The Mississauga Transitway, a $259m dedicated 18km bus-only roadway through the city west of Toronto continues to build towards its completion in Spring 2017. Twelve kilometers of the route have already been finished, with four of the twelve stations remaining to be built, three of them at the route's east end.
When complete, the Transitway will run along Highway 403 and Eglinton Avenue between Winston Churchill Boulevard in the west and the Renforth Gateway in the east, connecting from there to highway 427 to take passengers onward to Islington subway station or Pearson Airport. UrbanToronto Forum contributor "drum118" visited the construction on June 3rd and has shared a number of pictures of the recent work on the east end of the route.
Being trenched along the north side of Eglinton Avenue, the land here has long been set aside for transportation improvements, originally reserved in the Province of Ontario's Parkway Belt West Plan for an eastern extension of Highway 403. 403 was eventually turned north to connect with the 401 at Highway 410, and this strip of land alongside Eglinton Avenue—lying between business parks in Mississauga to the north and Toronto's Centennial Park to the south—was saved for a public transit corridor instead.
Bring built by Metrolinx, Renforth Gateway station will act as a transportation mobility hub for the west end of Toronto, and will serve GO Transit and TTC along with the MiWay buses. It is being constructed to allow for an interchange with the future West extension of the Crosstown LRT, connecting Toronto's East and Midtown along Eglinton Avenue with Toronto Pearson International Airport and Mississauga City Centre.
Thanks to its dedicated right-of-way, the Transitway is expected to reduce travel time along its route from between 32 and 42 minutes presently to around 20 minutes. The project is part of the MiWay Five Transit Plan 2016-2020 which aims to increase transit ridership by 3% annually over the next five years. It will increase transit service levels by 16% over that period. According to MiWay, daily weekday ridership along the Transitway routes has already increased from 8,000 on opening day to 11,300 in October 2015.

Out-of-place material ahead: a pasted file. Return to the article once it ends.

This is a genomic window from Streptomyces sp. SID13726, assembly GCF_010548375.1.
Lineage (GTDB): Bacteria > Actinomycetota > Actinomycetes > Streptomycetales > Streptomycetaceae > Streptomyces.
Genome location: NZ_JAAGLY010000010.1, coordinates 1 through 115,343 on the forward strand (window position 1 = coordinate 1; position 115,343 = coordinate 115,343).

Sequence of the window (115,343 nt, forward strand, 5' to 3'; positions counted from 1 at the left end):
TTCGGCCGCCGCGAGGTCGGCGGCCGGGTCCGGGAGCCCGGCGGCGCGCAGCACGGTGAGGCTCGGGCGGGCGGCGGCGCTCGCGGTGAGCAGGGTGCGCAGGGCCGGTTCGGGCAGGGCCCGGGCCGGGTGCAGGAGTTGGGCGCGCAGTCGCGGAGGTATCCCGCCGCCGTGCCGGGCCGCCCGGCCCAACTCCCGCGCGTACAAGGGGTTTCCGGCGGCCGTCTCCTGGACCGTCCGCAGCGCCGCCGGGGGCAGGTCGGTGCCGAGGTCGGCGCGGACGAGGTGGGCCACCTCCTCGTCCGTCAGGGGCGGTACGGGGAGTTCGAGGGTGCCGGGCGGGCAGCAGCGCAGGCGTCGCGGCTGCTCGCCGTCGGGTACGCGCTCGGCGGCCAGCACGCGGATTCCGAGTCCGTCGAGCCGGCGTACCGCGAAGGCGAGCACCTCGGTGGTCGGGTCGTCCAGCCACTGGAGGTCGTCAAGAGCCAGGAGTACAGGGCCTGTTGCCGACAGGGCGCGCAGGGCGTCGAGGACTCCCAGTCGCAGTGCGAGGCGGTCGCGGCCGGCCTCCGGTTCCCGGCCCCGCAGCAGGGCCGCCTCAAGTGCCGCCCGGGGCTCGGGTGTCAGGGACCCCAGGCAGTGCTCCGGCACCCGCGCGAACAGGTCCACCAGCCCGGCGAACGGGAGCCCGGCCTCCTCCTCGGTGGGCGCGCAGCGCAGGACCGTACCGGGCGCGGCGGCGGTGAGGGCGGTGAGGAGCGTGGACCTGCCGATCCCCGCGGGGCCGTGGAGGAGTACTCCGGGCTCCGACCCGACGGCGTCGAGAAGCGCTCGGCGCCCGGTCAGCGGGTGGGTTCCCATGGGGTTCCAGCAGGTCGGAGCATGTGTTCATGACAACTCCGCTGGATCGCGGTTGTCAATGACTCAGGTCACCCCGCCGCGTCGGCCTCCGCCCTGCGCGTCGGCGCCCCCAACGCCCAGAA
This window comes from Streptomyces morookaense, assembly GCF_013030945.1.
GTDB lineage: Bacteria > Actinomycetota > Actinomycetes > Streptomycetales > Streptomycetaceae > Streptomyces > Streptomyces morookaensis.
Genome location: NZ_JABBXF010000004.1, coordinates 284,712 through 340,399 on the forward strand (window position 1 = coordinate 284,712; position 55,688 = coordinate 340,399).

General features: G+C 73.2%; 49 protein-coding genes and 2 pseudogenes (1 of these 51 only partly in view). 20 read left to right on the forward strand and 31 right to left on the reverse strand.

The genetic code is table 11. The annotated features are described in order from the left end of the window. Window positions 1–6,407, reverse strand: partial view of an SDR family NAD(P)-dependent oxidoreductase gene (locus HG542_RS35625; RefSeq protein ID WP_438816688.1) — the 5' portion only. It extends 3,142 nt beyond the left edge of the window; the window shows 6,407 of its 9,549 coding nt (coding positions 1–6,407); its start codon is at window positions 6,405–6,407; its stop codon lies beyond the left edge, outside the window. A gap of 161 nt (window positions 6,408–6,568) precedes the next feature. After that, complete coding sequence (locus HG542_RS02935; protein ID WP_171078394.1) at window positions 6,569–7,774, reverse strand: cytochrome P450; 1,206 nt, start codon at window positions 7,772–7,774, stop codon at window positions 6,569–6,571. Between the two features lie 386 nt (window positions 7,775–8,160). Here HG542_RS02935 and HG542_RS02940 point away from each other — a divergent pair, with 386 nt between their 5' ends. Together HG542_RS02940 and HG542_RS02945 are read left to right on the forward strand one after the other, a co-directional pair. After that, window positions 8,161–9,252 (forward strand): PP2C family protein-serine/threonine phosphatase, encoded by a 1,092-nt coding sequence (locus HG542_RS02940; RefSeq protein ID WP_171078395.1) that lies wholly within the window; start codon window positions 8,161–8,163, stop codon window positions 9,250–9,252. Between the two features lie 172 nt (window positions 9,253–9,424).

As the maps below illustrate, the Transitway will help MiWay move bus routes from the current system which radiates from the centre of Mississauga and travels along many side streets to a grid-based one along major routes. While this may require some bus passengers to walk longer to get to their stops, it is designed to offer a more frequent, reliable service along the routes that remain, with 22 buses an hour along the transitway in peak hours.
Like many GTHA transit projects, the Mississauga Transitway has a long history—a similar route was envisioned in 1970 and several other subsequent studies have called for an east-west dedicated bus route—but the present project was not funded until 2010. The Winston Churchill station in the west end of Mississauga is expected to open by the end of this year, with the remaining east end stations slated to be complete in Spring 2017, six months after the original date set because of problems with utility relocations and the bankruptcy of one of the contractors. Real-time bus information, already available at Mississauga Transitway stations and the City Centre Transit Terminal is scheduled to be provided online by Fall 2016.
Other upcoming major transit projects in and around Mississauga include the $1.4bn Hurontario LRT running from Port Credit to Brampton, which is due to start construction in 2018, and a 150km-long transitway along Highway 407 from Burlington to Pickering which is in early stages of consultation.
|Related Companies:||City of Mississauga, IBI Group, Metrolinx|